‘Bad Science’ by Ben Goldacre exposes the manipulated statistics, flawed analysis and general misuse and/or bad practice of science by journalists, the pharmaceutical industry and other quacks. From medical trials which fail to include a control group to misleading cosmetic and health food marketing, the book examines the people and the data behind some of the weakest areas of scientific and health research.
Goldacre is a medical doctor and academic and much of the material for this book is drawn from his weekly columns for The Guardian as well as contributions to the badscience.net website. He makes a very convincing case in favour of evidence-based medicine and explains his own views very passionately and eloquently. Even if you don’t agree with everything he says, there is still plenty of food for thought here. For example, although I think that his generalisations about humanities graduates in the media are a little bit harsh, it is true that there are many examples of lazy journalism which sensationalise scientific research either deliberately or accidentally. In particular, the difference between absolute and relative percentage increases is something which is frequently misinterpreted in media reports.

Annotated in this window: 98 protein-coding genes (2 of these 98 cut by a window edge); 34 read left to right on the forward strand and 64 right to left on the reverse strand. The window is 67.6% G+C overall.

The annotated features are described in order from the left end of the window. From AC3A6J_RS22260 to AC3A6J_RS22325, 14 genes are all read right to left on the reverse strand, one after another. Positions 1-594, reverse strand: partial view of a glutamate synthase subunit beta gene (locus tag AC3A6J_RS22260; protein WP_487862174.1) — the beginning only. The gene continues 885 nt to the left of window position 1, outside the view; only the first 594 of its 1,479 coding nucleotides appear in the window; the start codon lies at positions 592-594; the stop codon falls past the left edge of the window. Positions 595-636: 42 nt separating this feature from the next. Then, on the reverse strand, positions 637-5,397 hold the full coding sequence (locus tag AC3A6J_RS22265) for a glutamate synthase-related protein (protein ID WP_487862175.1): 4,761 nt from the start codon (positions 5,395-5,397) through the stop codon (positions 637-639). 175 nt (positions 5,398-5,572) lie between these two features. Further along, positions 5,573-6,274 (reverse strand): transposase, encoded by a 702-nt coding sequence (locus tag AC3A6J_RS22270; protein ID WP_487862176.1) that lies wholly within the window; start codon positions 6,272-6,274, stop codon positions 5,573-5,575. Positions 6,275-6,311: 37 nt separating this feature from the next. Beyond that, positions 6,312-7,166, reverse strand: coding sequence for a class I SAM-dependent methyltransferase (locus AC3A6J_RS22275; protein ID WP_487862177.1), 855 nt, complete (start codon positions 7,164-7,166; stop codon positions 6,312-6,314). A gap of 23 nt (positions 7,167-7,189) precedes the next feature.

For me, the most interesting chapters were those which exposed the credentials of so-called nutritionists Gillian McKeith and Patrick Holford. McKeith, for example, has certified professional membership of the American Association of Nutritional Consultants. This might sound reasonably impressive, except Goldacre managed to buy the same certificate online in the name of his dead cat. I still don’t know whether to laugh or cry.
I borrowed the first edition of ‘Bad Science’ from the library but an extra chapter ‘The Doctor Will Sue You Now’ is now available free for download on the Bad Science website and in later editions of the book after vitamin pill salesman Matthias Rath dropped his libel case against Goldacre. Even as a stand-alone chapter, it’s a very interesting read and will give you a flavour of what the rest of the book is about.
Underneath the entertaining and humorous writing in this book lie some very important and often alarming issues which are definitely worth reading about. In a few weeks time, I will also be reviewing Goldacre’s second book, ‘Bad Pharma’, about drug companies which I expect will be another real eye-opener.